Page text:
Linguistics colloquium: Einat Shetreet
Einat Shetreet, Tel Aviv University
The collective/distributive distinction of the universal quantifier in Hebrew
Abstract: Universal quantifiers (e.g., all or each) refer to sets of events, and can further express a distinction between collective and distributive events. Whereas each is obligatorily distributive, all is ambiguous between collective and distributive readings. Therefore, to describe a collective event of John taking one picture of five elephants, we would use the quantifier all (i.e., John photographed all the elephants), but to describe a distributive event of John taking five separate pictures, one elephant at a time, we could use either all or each (i.e., John photographed all the elephants or John photographed each elephant). Unlike English, Hebrew has a single universal quantifier (KOL) and it expresses the collective / distributive distinction using different morphosyntactic structures, so that KOL coupled with a definite noun in the plural form is equivalent to all, and KOL coupled with an indefinite noun in the singular form is equivalent to each (based on linguistic observation, e.g., Francez, & Goldring, 2012; Gil, 1995; and psycholinguistic work by the authors). Thus, the structure KOL + [+DEF]+[Noun.PL] is ambiguous between collective and distributive readings and the structure KOL + [-DEF]+[Noun.SG] is obligatory distributive. I will describe a series of experiments testing the way Hebrew-speaking adults interpret sentences with the universal quantifier in the ambiguous and distributive structures, showing that multiple factors affect the interpretation.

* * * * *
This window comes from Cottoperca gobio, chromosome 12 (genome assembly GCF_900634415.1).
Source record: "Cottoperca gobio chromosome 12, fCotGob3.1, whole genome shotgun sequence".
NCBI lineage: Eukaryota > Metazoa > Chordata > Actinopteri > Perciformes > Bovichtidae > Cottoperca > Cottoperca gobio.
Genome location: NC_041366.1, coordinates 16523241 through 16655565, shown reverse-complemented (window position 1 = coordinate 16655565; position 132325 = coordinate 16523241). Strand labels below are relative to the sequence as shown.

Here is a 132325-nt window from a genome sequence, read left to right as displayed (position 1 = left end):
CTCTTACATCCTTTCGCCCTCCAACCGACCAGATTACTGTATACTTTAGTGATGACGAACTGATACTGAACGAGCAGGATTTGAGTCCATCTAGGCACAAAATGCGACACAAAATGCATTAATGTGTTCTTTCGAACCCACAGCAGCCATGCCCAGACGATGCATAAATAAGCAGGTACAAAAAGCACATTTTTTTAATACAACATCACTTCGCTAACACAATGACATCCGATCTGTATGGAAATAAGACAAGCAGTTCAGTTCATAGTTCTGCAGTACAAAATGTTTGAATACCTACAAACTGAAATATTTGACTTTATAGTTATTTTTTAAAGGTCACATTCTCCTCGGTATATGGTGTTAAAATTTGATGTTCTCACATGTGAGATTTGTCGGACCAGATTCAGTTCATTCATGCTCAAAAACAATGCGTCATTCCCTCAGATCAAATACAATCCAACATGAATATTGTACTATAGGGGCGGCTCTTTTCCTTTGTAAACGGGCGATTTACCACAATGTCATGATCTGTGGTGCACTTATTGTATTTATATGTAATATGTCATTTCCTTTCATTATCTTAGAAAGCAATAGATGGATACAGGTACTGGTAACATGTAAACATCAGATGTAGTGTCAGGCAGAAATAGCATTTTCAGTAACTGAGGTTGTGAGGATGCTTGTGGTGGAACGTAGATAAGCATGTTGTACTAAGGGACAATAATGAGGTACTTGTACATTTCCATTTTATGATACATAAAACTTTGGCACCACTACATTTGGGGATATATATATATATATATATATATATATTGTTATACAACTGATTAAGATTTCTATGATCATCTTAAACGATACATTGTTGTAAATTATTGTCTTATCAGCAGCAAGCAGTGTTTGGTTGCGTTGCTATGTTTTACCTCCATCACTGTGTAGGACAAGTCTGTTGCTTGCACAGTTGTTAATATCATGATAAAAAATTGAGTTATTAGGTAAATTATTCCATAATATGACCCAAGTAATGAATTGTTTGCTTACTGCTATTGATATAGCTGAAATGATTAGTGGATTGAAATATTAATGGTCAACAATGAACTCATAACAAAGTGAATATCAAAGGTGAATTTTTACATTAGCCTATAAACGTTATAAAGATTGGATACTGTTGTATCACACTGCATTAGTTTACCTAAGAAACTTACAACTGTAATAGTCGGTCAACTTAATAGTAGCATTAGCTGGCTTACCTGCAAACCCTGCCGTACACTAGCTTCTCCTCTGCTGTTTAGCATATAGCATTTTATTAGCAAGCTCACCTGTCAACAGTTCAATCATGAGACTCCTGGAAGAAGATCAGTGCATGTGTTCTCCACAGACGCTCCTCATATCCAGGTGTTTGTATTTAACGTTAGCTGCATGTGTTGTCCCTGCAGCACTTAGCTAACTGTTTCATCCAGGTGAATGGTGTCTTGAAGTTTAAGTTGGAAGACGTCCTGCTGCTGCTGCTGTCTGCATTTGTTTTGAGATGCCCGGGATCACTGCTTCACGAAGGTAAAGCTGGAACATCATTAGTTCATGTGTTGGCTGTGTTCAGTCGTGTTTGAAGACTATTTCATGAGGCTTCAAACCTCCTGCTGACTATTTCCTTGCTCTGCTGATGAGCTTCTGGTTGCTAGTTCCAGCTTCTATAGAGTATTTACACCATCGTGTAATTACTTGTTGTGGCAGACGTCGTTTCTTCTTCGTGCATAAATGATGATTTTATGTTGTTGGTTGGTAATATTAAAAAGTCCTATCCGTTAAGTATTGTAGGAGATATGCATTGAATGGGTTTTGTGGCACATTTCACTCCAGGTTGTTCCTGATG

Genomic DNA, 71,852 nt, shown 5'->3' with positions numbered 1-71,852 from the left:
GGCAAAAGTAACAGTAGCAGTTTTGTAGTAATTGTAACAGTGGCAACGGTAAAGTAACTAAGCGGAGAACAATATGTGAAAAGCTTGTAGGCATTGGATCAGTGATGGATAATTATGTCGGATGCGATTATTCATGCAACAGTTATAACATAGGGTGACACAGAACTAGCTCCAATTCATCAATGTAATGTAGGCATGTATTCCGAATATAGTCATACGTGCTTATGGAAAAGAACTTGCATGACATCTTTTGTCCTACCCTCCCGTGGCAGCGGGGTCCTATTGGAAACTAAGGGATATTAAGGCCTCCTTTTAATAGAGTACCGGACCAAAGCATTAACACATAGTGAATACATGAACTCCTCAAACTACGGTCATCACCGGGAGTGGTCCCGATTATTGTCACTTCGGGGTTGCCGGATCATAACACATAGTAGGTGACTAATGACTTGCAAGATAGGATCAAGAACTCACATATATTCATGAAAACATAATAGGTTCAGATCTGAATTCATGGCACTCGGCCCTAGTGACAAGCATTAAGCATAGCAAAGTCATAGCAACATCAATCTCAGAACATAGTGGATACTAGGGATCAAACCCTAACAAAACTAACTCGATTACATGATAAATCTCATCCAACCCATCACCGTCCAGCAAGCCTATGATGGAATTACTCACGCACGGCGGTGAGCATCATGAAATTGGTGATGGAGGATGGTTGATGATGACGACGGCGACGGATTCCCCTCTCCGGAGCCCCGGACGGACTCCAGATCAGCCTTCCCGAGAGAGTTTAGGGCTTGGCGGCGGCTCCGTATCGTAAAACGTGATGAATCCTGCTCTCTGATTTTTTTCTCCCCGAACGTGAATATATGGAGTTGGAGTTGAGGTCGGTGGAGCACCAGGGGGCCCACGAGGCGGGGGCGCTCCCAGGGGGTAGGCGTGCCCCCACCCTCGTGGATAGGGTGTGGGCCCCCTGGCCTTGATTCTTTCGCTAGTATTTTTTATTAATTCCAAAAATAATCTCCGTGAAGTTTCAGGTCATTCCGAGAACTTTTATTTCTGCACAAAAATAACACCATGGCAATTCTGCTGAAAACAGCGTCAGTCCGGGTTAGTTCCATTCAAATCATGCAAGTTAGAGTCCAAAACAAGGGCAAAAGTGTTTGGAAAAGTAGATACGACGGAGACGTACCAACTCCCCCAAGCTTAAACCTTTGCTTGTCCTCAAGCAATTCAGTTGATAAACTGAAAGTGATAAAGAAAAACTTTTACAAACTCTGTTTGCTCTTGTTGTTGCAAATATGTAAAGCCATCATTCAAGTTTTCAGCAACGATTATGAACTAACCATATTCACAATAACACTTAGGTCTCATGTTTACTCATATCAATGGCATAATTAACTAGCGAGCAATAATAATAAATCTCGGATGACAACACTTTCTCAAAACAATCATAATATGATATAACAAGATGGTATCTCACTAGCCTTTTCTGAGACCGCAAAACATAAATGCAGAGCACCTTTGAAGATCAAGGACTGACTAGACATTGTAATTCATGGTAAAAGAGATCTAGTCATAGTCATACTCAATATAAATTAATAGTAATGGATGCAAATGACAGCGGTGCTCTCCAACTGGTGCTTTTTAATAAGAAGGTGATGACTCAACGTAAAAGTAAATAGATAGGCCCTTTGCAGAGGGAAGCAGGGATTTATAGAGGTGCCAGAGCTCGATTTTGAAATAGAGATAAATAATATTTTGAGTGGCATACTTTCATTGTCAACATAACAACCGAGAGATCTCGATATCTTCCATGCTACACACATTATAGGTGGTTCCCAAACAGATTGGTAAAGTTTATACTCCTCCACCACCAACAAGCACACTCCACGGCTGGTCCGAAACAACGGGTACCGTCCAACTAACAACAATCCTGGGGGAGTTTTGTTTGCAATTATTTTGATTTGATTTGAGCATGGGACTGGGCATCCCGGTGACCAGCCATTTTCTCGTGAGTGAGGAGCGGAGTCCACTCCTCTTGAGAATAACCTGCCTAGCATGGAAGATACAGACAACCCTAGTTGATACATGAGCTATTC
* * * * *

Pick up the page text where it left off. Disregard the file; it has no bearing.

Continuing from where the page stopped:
Building 504, room 7
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